TEDx is a programme of local self-organised events created by TED in order to make sure that people everywhere can experience ‘ideas worth spreading’ from the world’s most fascinating thinkers and doers. TEDXObserver is taking place in Sadler’s Well’s, London, this coming Saturday 10th March, but the talks will be simulcast to a number of regional events which will also feature exclusive talks of their own.
The Bluecoat is holding an artists’ book fair this coming Saturday, 19th November.
Original and outstanding artworks purposely designed in book form in an astonishing variety of shapes and styles will be on display and available to buy. The beautiful designs are often published directly by the artists, with works from a range of makers and artists including local artist Elizabeth Willow, staff and students from Wirral Met and Cafè Royale Books, whose publications are held in collections belonging to the Tate, V&A, MoMA and the Japan Museum of 21st Century Art. If you’re looking for a unique and unusual Christmas gift idea for a literature or art lover, you couldn’t ask for anything better.
For an Saturday afternoon out, you may also want to combine your visit to browse this extraordinary collection of bookish art with a visit to the exhibition of Matisse’s beautiful illustrated books currently showing at the Walker Art Gallery.
The artists’ book fair is on from 11am to 5pm and is free.
The first, Anatomy of a Disappearance: Hisham Matar in conversation with Suzi Feay will take place on Wednesday 6th July from 7 pm – 8.30 pm. Matar, a Libyan author whose first novel, In the Country of Men, was shortlisted for the 2006 Booker Prize, will discuss his new novel, Anatomy of a Disappearance, life and writing with fiction reviewer Suzi Feay. His latest novel is based on the real-life story of his father, an opposition politician who disappeared during the Gaddaffi regime, and asks what happens to those left behind.
On Saturday 9th July (3 pm – 4.30 pm), join Samuel Shimon in conversation with Eckhard Thiemannto mark this year’s new English translation of Shimon’s acclaimed autobiographical novel, An Iraqi in Paris. Assyrian Iraqi author Shimon will discuss his fascinating life and work with LAAF Guest Curator, Eckhard Thiemann.
Tickets for both events cost £3/£2 for concessions, and can be booked at www.thebluecoat.org.uk or on 0151 702 5324.
The 2011 winner of one of Britain’s most prestigious literary awards, the Orange Prize for Fiction, will be announced on Wednesday 8th June at a glittering ceremony in London. On the same night, a special Liverpool Readers’ Night centred on the prize takes place at The Bluecoat.
Tickets for the Liverpool Readers’ Night cost £3/2 and can be booked from The Bluecoat box office on 0151 702 5324 or through the Bluecoat’s website. They are also available from Peter Wallace, Reader Development Officer, Liverpool Libraries who can be reached via e-mail: Peter.Wallace@liverpool.gov.uk .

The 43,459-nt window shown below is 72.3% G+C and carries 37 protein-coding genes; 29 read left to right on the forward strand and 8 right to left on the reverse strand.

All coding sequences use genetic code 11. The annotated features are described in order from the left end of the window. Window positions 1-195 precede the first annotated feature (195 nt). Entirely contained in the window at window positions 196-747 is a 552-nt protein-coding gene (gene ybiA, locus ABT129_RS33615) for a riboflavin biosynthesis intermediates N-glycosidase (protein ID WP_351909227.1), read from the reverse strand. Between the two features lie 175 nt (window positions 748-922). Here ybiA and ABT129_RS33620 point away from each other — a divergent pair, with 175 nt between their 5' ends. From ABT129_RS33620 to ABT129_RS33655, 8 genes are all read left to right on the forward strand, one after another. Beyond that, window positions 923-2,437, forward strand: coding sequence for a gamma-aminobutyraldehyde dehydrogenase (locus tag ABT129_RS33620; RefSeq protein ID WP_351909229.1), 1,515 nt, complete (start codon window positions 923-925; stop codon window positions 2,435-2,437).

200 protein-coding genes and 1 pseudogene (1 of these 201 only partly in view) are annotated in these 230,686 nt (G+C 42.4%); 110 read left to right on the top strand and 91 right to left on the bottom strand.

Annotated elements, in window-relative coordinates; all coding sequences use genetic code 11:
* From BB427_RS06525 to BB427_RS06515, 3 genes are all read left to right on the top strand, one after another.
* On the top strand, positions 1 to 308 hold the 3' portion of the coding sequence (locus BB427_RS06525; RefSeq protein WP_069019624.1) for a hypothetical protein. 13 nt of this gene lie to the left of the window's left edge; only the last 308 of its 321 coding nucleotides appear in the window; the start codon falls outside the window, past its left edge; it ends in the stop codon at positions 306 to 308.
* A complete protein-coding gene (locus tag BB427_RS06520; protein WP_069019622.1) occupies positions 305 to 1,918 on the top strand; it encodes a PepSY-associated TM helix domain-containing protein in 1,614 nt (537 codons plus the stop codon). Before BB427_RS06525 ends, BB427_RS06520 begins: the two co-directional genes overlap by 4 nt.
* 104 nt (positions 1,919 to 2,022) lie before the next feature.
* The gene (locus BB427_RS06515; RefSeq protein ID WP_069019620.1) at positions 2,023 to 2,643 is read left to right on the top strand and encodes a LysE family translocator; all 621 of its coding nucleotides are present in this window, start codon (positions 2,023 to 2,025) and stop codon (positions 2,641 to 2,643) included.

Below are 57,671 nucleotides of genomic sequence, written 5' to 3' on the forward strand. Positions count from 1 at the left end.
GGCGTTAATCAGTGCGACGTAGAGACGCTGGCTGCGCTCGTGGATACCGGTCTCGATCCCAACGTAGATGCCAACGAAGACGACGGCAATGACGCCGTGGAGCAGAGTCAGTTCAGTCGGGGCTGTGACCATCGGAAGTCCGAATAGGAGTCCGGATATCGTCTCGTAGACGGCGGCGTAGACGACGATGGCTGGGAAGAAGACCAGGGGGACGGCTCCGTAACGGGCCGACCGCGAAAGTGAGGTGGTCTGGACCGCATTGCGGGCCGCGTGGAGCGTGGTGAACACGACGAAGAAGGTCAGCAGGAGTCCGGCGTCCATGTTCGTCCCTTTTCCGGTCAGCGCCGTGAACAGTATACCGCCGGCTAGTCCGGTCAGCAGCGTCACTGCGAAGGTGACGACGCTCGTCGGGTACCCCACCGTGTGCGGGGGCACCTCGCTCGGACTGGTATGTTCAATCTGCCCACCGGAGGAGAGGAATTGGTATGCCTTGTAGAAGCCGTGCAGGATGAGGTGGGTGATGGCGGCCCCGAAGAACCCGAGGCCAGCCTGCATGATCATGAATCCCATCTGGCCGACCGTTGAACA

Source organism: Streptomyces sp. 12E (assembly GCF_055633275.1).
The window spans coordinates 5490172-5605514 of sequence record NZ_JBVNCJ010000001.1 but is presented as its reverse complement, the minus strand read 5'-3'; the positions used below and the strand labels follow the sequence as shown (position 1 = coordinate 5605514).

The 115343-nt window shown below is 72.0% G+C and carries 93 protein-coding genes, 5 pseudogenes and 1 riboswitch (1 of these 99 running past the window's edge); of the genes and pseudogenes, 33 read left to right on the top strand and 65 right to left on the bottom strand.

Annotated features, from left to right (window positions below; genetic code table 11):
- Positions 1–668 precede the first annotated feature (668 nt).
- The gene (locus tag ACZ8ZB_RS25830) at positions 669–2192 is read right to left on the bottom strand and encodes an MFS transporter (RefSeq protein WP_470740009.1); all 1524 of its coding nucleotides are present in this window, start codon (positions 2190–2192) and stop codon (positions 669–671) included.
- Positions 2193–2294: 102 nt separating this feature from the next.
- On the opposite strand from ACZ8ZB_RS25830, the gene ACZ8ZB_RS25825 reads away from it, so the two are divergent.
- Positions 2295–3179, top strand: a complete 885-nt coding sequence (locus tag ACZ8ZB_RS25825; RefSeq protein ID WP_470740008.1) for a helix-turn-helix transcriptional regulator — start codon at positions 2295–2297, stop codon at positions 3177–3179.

It was a really fantastic day, and lots of people turned up to read The Unforgotten Coat aloud in the foyer of The Bluecoat (which had been spectacularly decorated in a Mongolian style, complete with plenty of unforgotten coats!). We had a huge crowd in the morning, with a few schools taking part and lots of interested passers-by stopping to read along with us:
Thanks to everyone who came down to support us on the day – especially to those who read aloud – we all had a brilliant time!
Today, TRO staff and volunteers , plus some reading group members, are taking part in ‘Bed in at the Bluecoat’. Marking the anniversaries of Lennon’s birthday and assassination, the Bluecoat is recreating John and Yoko’s famous 1969 peace protest. Each day a bed in their Hub will host a new action by performers, artists and others. It’s our turn today and we’ll be ‘Reading in Bed’ between 11am – 3pm, for 15 minutes each. Come on down and listen to us reading a selection of poetry and short stories, some of which will be from Angela Macmillan’s wonderful collection, A Little, Aloud.
FOR ALL LOVERS OF LITERATURE – the 3rd annual Chapter & Verse Literature festival at the Bluecoat starts today Wednesday 13 October and continues til Sunday 17 October with a wonderful programme of readings, talks, films, performances, workshops and much more.
Last few days to see images by Dave McKean from The Savage at the Bluecoat (School Lane, Liverpool, L1 3BX) until 1st November 2009.
This exhibition features a selection of original artwork from this year’s Liverpool Reads book The Savage including the original front cover from the hard back edition which is both intriguing and chilling.